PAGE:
Margaret Atwood (1939 – )

Margaret Eleanor Atwood was born on November 18th, 1939 in Ottawa, Ontario to parents Carl Edmund Atwood and Margaret Dorothy.

While she had been writing since the tender age of 6, she did not go to school full-time until she was 12. Her love for reading and writing continued to grow, thus, she decided to pursue writing professionally at the age of 16. She graduated from Victoria College at the University of Toronto with a Bachelor of Arts in English, a minor in Philosophy, and a minor in French in 1961. Following her Bachelor’s degree, Atwood obtained a Masters from Radcliffe College of Harvard University and got partway through her doctorate. Subsequently, her writing skill and accomplishments landed her placements teaching English at several Universities across Canada and the U.S. between 1964 and 1989.

Atwood did not wait until she was done with her Masters to publish her first piece of writing. Her first book of poetry, Double Persephone, was published in 1961 and won her the E. J. Pratt award. Atwood self-published Double Persephone, which she handset herself. Double Persephone is an extremely rare pamphlet, as Atwood only made 220 copies.

Margaret Atwood expanded her boundaries with her first non-poetry publication and first novel, The Edible Woman, which was published in 1969. Centering on consumerist culture, this novel ties in with Atwoods’ frequent focus on gender stereotypes, identity, and the social construction of gender. As Atwood continued to publish through the 1970s, her work became more popular and widely recognized.

In 1985, Atwood published The Handmaid's Tale, a work of what Atwood terms “speculative fiction,” which follows a woman named Offred, a “handmaid” forced to bear children for the rulers of the dystopian nation of Gilead. The Handmaid's Tale collected seven different literary awards and nominations, such as the Arthur C. Clarke Award, the Governor General’s Award for English-language fiction, and the Los Angeles Times Book Prize for Fiction. In 1990, the novel was adapted into a film directed by Volker Schlöndorff. The novel has also been adapted for stage and radio several times. Most recently, The Handmaid's Tale has been adapted into a television series by Hulu.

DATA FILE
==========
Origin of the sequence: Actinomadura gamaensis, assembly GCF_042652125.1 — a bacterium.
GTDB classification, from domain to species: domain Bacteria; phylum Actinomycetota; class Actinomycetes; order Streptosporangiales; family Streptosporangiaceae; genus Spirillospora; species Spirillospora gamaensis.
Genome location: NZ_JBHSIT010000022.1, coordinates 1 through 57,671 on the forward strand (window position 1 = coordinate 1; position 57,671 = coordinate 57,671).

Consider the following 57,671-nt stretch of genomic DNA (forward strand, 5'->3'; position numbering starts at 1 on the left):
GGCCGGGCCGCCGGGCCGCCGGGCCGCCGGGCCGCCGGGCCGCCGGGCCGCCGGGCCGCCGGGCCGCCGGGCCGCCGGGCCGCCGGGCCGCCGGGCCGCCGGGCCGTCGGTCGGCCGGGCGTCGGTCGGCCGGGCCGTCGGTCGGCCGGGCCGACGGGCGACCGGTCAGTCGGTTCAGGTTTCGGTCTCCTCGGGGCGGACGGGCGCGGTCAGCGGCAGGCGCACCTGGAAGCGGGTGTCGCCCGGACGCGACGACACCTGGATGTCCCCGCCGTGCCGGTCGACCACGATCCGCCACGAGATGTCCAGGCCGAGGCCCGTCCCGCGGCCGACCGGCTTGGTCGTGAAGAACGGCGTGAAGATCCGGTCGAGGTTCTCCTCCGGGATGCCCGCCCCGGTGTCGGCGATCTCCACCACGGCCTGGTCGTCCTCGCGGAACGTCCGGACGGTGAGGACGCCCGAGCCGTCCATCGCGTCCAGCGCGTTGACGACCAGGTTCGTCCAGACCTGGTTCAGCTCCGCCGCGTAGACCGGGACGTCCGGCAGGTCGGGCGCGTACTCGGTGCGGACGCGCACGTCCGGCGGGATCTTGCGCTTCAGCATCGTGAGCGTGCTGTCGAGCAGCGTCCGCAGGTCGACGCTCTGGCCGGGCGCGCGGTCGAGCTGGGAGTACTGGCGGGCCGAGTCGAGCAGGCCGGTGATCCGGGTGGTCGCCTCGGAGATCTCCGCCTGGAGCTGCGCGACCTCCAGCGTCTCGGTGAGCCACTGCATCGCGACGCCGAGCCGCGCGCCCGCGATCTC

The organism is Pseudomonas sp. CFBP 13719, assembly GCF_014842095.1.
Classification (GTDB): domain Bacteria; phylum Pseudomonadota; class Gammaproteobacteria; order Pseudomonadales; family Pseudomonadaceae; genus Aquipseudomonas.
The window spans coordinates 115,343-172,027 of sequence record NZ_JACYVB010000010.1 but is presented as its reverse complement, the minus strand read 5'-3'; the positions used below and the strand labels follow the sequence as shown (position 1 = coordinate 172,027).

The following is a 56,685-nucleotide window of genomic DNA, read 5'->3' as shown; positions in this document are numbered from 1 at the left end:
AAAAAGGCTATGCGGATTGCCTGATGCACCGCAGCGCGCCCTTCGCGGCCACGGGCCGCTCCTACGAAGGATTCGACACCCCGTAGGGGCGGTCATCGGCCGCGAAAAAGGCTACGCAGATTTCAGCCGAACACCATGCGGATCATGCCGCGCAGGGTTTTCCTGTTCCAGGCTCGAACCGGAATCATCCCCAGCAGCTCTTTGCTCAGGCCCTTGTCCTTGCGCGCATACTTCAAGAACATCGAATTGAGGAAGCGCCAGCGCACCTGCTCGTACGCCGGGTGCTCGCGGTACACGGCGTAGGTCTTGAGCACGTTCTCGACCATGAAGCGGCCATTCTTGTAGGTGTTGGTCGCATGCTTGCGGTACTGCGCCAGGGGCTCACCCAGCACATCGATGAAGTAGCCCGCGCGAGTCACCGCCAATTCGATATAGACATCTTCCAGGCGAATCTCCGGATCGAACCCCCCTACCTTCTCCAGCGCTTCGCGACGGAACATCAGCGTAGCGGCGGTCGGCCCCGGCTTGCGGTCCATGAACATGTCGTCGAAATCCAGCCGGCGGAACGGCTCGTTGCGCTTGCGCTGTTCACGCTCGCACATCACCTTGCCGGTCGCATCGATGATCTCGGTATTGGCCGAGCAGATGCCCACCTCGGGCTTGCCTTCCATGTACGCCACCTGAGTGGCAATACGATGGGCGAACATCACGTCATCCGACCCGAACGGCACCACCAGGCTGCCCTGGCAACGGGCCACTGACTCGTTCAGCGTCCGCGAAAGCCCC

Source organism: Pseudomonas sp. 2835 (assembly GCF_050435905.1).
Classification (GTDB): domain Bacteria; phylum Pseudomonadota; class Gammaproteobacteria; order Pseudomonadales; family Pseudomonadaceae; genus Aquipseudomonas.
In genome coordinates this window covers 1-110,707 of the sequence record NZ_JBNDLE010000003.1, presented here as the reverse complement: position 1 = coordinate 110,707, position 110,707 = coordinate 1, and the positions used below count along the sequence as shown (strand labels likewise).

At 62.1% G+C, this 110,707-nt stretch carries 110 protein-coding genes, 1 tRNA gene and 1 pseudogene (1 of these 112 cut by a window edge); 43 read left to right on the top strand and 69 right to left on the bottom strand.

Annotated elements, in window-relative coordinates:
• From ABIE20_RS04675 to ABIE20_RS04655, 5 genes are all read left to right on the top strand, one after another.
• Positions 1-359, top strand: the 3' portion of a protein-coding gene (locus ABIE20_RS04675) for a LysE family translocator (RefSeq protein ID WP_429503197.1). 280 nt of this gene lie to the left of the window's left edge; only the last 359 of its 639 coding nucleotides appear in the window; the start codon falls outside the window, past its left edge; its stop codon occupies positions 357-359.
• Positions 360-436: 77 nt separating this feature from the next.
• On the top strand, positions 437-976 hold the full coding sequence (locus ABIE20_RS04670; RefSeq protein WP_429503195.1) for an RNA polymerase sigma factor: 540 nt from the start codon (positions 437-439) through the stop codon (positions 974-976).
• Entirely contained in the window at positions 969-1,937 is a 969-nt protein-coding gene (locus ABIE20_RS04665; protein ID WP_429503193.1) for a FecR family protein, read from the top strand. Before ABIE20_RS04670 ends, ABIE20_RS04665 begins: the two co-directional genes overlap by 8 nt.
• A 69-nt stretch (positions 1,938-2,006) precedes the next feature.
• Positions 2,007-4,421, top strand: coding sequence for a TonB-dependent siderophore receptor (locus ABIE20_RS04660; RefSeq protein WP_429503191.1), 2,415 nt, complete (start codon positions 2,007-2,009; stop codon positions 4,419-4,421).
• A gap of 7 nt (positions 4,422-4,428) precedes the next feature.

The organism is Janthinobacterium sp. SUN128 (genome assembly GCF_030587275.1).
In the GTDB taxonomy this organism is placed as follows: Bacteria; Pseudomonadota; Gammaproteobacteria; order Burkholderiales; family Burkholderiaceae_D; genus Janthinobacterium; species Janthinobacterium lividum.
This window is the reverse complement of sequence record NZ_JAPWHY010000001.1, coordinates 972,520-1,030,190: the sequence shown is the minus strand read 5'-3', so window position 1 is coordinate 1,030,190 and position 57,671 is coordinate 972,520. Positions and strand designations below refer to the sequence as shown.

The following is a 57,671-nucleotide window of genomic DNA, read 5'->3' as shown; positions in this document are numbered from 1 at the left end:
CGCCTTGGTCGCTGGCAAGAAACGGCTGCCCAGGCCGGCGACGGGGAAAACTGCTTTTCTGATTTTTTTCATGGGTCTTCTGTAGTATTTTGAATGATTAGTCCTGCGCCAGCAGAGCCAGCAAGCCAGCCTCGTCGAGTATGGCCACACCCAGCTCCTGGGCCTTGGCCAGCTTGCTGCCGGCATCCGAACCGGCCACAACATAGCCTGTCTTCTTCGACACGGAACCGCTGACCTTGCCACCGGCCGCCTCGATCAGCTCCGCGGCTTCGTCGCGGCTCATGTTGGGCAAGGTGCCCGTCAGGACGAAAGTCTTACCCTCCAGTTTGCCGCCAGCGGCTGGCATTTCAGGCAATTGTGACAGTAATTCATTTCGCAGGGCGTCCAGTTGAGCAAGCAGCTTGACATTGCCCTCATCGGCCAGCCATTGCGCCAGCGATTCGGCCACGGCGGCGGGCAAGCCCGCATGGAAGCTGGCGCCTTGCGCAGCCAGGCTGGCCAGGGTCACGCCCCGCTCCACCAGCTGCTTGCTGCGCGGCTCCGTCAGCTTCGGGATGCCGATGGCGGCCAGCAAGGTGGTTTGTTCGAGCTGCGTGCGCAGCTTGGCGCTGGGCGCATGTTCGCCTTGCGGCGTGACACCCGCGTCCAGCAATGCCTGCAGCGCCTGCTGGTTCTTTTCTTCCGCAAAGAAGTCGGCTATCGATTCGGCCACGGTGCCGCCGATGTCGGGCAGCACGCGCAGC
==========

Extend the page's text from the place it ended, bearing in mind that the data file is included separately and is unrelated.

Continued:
As Atwood continued to produce novels, short fiction, children’s books, poetry, and non-fiction through the ’90s, her acclaim continued to grow. Her novels The Robber Bride (1993) and Alias Grace (1996) were finalists for several awards. However, her tenth novel, The Blind Assassin (2000), truly brought her work to the public eye. Only a year after its publication, Margaret Atwood was inducted into Canada’s Walk of Fame.

Atwood continued publishing following the turn of the century, and over the course of her writing career, she has published over 60 assorted novels, non-fiction books, poetry books, children’s books, and graphic novels. Notable works since 2000 include Oryx and Crake (2003), and The Testaments (2019), a sequel to The Handmaid’s Tale (1985). Her work has been translated into over 30 languages, and she has received over 30 awards and more than 20 honorary degrees from universities in Canada, the U.S., England, Ireland, Spain, and more.

Throughout Atwood’s writing career, several common themes have emerged. Her work often focuses on symbols of Survival as representations of Canadian identity in literature. The relationship between humans and animals is also a frequent concept Atwood investigates. Atwood does not limit herself to these themes; her recurring focus on gender stereotypes and representations has also spiked interest in her work from feminist audiences. However, she has resisted having her work labeled as feminist, as she believes the term to have too many definitions. In a similar vein, Atwood has resisted having pieces of her work categorized as science fiction. She maintains that the terms “speculative fiction” and “social science fiction” better portray her writing. Atwood’s opposition to exterior labels extends beyond feminism and science fiction–she holds that others shouldn’t read too much into authors’ personal lives based on their writing. While Margaret Atwood may defy labeling, her intimate and intricate writing continues to impress and captivate audiences in Canada and around the globe.

Books by Margaret Atwood